• STROKE SIZE: The stroke size is very, very small with this one. You can vary the downstroke based on how much you press down.
  • PRICE: I got these markers off Amazon in a pack of two for $5.90, which made each pen $2.95. If you buy one straight from the Tombow site, they run at $3.49 each.
  • OVERALL THOUGHTS: I really enjoy using this pen. It works really well in my planner since it’s such a smaller tip. It’s super easy to write in the boxes with this small tip!

This is the hard tip version of the Tombow Soft & Hard Tip Pens. I fell in love with them at Pinners Conference and knew that I wanted to try them out even more, so I ordered some off of Amazon. I like the soft tip better than the hard tip, but I still like the hard tip.

  • SIZE: This marker is the same size as a normal pen, so it’s very easy to hold.
  • TIP: The tip is TINY! The tip of this marker is not flexible at all. You can create very thin upstrokes, and your downstrokes are only slightly thicker. The hard tip makes it pretty stiff. This pen also hasn’t frayed like my Tombow Dual Brush Pen did.
  • STROKE SIZE: The stroke size is very, very small with this one. Both the upstroke and downstrokes are pretty small with this one!
  • PRICE: I got these markers off Amazon in a pack of two for $5.90, which made each pen $2.95. If you buy one straight from the Tombow site, they run at $3.49 each.
  • OVERALL THOUGHTS: I really enjoy using this pen. I like the soft tip more, but this one still works really well in a planner since it’s such a smaller tip. It’s super easy to write in the boxes with this small tip!This is the most recent pen that I have tried, and guys I failed on this one! I’m including it in this list so that you don’t make the same mistake as me! I ordered a box of 12 of these off of Amazon, but didn’t realize I ordered the FIBER TIPPED ones. These are NOT brush pens! I think these brush tip ones were the ones that I was suppose to order, so I just threw them in my cart on Amazon.All is not *completely* lost with these pens as you can just emphasize your down strokes to get a faux brush lettering look. I am sure I will still use these in my planners, it just wasn’t the way I had hoped! Once I order the brush tip ones, I will update you guys and let you know if it’s the right pen or not.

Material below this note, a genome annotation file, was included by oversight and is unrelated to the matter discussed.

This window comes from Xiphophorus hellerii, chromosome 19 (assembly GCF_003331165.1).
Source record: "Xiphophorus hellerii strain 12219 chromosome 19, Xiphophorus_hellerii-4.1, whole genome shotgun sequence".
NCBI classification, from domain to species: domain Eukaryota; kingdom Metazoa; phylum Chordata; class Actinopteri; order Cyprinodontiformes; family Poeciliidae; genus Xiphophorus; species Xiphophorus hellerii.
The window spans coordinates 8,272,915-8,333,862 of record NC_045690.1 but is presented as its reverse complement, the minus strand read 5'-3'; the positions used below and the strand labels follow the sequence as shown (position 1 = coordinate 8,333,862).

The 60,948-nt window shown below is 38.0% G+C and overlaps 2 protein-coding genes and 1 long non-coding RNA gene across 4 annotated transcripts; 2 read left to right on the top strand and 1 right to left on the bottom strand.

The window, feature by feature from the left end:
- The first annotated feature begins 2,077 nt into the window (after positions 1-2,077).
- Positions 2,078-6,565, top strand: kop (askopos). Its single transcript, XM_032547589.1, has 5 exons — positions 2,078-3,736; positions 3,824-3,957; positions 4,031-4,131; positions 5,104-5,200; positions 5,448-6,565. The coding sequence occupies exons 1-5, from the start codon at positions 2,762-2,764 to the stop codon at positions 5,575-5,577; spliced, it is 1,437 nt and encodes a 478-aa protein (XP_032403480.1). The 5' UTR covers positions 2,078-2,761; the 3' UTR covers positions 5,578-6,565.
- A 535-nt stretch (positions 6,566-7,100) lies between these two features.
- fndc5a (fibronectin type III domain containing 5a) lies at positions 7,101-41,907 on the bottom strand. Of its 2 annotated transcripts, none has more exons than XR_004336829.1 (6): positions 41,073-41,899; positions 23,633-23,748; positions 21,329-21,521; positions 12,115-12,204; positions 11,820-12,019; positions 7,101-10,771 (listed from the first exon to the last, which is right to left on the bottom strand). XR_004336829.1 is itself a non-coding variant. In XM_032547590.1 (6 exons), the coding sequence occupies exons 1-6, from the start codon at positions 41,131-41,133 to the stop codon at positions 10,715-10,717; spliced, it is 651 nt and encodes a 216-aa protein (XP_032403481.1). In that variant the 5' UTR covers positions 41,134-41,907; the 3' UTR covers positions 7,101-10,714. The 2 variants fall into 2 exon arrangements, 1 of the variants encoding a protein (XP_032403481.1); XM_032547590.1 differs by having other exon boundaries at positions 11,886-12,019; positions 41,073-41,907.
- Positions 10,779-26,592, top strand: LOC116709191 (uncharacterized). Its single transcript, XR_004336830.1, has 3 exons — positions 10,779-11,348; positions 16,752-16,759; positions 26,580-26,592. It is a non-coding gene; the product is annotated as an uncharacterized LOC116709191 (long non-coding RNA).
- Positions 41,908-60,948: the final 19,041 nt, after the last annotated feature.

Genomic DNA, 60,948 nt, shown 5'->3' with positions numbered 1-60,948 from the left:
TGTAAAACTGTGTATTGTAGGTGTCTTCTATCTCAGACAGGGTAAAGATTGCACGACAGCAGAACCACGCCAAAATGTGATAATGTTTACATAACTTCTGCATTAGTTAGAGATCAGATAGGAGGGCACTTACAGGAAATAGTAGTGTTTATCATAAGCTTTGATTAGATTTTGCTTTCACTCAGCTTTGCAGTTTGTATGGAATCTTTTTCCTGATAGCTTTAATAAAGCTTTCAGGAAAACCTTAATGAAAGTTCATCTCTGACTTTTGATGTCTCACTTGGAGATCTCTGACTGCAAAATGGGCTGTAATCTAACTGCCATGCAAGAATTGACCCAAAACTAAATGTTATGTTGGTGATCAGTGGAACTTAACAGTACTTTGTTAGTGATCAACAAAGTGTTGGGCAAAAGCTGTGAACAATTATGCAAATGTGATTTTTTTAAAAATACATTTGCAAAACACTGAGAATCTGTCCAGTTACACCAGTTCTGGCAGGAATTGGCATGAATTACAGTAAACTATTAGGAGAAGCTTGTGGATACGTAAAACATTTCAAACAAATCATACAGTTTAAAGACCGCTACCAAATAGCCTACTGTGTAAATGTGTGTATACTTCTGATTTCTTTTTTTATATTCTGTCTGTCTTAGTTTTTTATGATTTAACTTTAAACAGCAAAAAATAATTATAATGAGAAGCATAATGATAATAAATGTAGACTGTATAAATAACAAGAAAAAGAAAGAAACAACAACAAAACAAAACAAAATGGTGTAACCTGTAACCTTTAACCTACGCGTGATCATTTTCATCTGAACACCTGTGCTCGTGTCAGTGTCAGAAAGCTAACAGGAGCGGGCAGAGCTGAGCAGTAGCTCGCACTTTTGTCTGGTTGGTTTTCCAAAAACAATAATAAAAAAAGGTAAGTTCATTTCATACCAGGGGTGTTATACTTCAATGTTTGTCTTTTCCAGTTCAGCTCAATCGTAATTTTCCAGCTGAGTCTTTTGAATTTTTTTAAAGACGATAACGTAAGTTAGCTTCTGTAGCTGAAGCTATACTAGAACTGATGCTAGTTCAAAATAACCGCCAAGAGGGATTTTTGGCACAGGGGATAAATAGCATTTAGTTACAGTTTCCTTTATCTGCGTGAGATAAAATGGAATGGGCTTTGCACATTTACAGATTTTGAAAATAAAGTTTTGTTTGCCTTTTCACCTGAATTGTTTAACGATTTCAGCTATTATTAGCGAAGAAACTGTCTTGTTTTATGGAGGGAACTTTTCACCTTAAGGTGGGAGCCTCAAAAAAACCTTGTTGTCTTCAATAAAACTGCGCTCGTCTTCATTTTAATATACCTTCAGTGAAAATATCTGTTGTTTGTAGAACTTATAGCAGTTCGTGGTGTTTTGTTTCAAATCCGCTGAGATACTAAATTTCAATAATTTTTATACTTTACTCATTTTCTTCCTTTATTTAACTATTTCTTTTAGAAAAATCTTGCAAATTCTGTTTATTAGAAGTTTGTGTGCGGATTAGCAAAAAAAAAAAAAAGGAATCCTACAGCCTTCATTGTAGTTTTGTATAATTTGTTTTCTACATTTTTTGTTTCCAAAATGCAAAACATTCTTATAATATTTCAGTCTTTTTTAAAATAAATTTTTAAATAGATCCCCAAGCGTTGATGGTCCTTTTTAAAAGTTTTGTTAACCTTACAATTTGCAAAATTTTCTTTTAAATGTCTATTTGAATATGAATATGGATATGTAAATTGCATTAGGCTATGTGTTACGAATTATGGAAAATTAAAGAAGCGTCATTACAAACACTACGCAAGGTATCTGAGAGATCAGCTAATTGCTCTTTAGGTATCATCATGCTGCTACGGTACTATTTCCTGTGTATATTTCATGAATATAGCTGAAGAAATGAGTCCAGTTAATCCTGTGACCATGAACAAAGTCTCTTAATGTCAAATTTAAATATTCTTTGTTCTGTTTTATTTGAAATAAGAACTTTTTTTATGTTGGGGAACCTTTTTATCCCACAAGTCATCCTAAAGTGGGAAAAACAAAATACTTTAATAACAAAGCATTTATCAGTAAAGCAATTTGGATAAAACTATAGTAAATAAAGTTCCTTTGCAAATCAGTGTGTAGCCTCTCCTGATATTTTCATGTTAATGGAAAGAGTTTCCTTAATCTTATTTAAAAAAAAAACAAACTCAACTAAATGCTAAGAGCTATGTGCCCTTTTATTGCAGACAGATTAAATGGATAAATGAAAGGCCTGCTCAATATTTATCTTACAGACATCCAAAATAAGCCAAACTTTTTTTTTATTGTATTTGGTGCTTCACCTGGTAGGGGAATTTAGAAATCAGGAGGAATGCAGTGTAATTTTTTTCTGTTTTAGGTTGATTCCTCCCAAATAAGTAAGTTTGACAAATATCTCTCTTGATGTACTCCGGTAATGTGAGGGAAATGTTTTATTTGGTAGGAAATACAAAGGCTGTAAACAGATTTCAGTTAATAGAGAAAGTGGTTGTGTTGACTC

• \

Another question that I get all the time about my brush pens is “Do they bleed or shadow in your planner?”, so I thought I would put them to the test and let you see for yourself! I pulled out a page in my planner that I wasn’t going to use, and put these markers to the test!

Here is what all of the pens look like on the page. I decided to write the same word with each so that you could compare them for yourselves. Now for the big question— do they shadow on to the next page??? Drumroll please….

 

As you can see, the sharpie brush marker is the only pen that bled through the page! I would never use that marker in my planner because it looks HORRIBLE! The rest of them are all good to go though! You can’t even see them at all on the page! WOO!

 

I hope this comparison of these brush pens was beneficial to you. Do any of you use a brush pen that I didn’t discuss? I would love to hear which one you use so that I could try it out for myself! Leave me a comment below to let me know, or head over to my IG (@kellofaplan) and tell me there!

Happy Lettering!

One thought on “Comparison of Brush Pens

  1. The Pentel Sign Pen you need is available at Michaels. It will say “flexible tip” and the plastic casing is shiny/glittery. It’s about $3 too, so not too much. It’s a happy medium between the two Tombow fudes, I think.